Philippa York analysis: Ineos are stuck between strategies at Tour de France

Ineos-Grenadiers at the 2022 Tour de France
Ineos Grenadiers co-leader Geraint Thomas at the 2022 Tour de France (Image credit: Getty Images)

All change at the Tour de France 2022. Primož Roglič’s loss of over two minutes to Tadej Pogačar will have a dramatic effect on how the race plays out from now on. And the dislocated shoulder he suffered in the hay bale crash that also took down Caleb Ewan and Jack Haig will surely have future consequences.

Without the injury, the two minutes lost by the Jumbo-Visma leader could have been just a setback. Even with displacement being sorted immediately, Roglič isn't going to be capable of the same movement and efforts as normal. That leaves Jonas Vingegaard as the surviving GC option for the Dutch team.

Going into the cobbled stage, Ineos Grenadiers were talking of it being an opportunity to place Pogačar under pressure, with Dylan van Baarle and Geraint Thomas having a free role to race if an opportunity presented itself. Their other leaders, Adam Yates and Daniel Martínez, would be looked after by everyone else, with more specific duties for Luke Rowe and Tom Pidcock due to their previous experiences on the pavé.

Pidcock, the winner of both Junior and U-23 versions of Paris-Roubaix, has the skills to survive the beaten-up tracks of northern France, but that wasn't necessarily going to be of direct help to the team's climbers, who would be hesitating at the points where the young man from Leeds would be pedalling. It can be more stressful to follow someone that talented than rely on your own judgement, even if it's slightly deficient.

In the end, it was all irrelevant, because stage 5 turned into a complete nightmare for Wout Van Aert's squad, and Ineos lost Filippo Ganna and Jonathon Castroviejo after the first few sectors. Then it became a survival exercise, as the GC group was whittled down and Rowe and Van Baarle were lost to punctures. Thomas fell, but unlike other years he wasn't badly hurt, and he later got back to group chasing Pogačar.

What was most significant for the British team's hopes of potentially exploiting any UAE weakness was that Pogačar often upped the pace instead of being in a position of defence, both on the cobbles and in between sectors when he heard of the difficulties of those considered his biggest rivals. The stress caused would put Ineos in the opposite situation to what they had imagined happening beforehand.

More worryingly, it showed that whatever the terrain, Tadej Pogačar has the game covered. So what now for Rod Ellingworth's men?

A tactical coup could be possible, perhaps on a transition stage, but it's unlikely given that other teams are still racing for stage wins. Who would have predicted that Israel-Premier Tech would win the most contested stage yet? Simon Clarke's win shows that outfits like them and EF Education-EasyPost are willing to participate in the racing each day, even when the commonly held view is that certain days are the reserve of the big GC teams.

Going forward, Ineos find themselves with some difficult decisions to make. Do they hope Pogačar cracks at some point and they are there to pick up the pieces? Or do they turn to stage hunting with the guys who go in the long escapes and the strongest or freshest wins the day?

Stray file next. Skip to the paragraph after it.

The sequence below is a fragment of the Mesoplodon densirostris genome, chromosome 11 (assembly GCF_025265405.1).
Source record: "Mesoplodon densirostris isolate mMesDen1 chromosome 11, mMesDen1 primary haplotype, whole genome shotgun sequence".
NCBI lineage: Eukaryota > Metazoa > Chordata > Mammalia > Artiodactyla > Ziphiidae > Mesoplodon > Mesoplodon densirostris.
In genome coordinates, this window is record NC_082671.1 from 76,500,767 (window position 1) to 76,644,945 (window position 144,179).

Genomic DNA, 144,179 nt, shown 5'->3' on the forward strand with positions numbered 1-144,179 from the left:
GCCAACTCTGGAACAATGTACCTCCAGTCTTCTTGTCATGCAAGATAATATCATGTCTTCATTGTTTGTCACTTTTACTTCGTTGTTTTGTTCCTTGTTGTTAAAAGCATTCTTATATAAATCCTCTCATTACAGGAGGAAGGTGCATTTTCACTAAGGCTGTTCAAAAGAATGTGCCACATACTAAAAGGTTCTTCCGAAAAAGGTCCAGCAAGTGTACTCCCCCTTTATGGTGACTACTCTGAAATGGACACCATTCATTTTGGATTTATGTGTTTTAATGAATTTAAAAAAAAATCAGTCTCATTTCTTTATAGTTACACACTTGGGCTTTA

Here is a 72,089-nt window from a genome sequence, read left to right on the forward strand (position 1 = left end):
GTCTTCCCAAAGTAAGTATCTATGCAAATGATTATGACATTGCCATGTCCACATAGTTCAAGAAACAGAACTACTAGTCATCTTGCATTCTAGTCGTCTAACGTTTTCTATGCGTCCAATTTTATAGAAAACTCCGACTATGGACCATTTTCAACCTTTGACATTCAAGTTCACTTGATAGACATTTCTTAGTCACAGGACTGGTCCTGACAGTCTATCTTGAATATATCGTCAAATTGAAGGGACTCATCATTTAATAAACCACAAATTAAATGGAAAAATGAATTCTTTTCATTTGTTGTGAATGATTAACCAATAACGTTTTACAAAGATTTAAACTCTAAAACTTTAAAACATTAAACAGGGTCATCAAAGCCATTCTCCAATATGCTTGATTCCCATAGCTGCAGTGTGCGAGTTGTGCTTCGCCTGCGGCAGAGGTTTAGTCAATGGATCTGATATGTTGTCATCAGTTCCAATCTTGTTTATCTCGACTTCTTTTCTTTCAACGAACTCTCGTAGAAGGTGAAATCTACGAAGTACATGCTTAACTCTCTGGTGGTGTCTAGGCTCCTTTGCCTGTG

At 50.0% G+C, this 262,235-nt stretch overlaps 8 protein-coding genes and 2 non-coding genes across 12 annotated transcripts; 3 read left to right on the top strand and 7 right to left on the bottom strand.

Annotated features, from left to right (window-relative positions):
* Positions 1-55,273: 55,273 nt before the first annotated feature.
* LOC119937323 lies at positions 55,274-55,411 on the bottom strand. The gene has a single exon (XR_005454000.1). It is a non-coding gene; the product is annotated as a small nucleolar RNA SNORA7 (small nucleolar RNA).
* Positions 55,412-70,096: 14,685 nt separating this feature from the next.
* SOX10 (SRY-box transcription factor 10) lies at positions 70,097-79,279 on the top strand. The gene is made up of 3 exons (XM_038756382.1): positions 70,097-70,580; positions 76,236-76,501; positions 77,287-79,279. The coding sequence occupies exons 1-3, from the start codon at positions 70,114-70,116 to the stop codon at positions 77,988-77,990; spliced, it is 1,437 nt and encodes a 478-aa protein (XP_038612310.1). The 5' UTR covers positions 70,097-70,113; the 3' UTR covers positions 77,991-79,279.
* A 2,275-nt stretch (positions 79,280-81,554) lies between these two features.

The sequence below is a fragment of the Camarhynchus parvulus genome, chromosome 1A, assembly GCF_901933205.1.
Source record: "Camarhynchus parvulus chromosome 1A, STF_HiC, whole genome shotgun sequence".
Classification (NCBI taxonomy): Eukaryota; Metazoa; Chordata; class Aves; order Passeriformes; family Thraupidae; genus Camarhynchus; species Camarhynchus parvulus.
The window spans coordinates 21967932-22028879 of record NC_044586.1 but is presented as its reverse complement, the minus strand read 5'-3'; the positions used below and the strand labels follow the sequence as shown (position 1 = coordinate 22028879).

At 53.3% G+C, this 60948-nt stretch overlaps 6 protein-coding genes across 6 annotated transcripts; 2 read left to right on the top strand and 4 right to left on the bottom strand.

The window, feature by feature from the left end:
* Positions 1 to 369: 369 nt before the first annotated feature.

You have to look then at who is likely to climb in the GC group or at least just in sight of it when the attacks to decide the race are made. Pogačar has outclimbed Adam Yates and Dani Martínez consistently, and there are still some questions over just how well Geraint Thomas will cope with the mountains at this level.

Against an in-form Aleksandr Vlasov, Thomas could be found wanting and then Ineos could enter that slightly forgotten zone of those racing for the places from fourth to tenth in the GC standings. For a team with their budget, history, and expectations, that's probably not going to be enough, so chasing multiple stage wins seems a more realistic option. However, when you've trained for the general classification it's difficult to then adapt to the short bursts of high power needed to get in the escapes and win a sprint at the end if it comes to that conclusion.

At the moment, Ineos find themselves stuck between the GC option and reverting to chasing stage wins. Of course, taking one of the other Tour de France classifications could be possible, but that means going in the breakaways that are out there all day in the mountains and so-called transition stages in this modern era. 

Those are only available if you are not anywhere on GC, and so we come back to the situation of not having the riders to race with Pogačar and Vingegaard for the podium but who also aren't far enough back to be allowed any leeway by others in the same situation. Riders like Rigoberto Urán, Romain Bardet, Damiano Caruso, David Gaudu and Nairo Quintana aren't going to let Geraint Thomas escape without them, and their respective teams will ride to ensure a top ten.

Last year, Ineos salvaged some pride with Richard Carapaz on the podium, but they had no stage wins. That's not what we have come to expect and it's not what the upper echelons of the management anticipate given the successes of the Classics campaign. Time for change, perhaps. 

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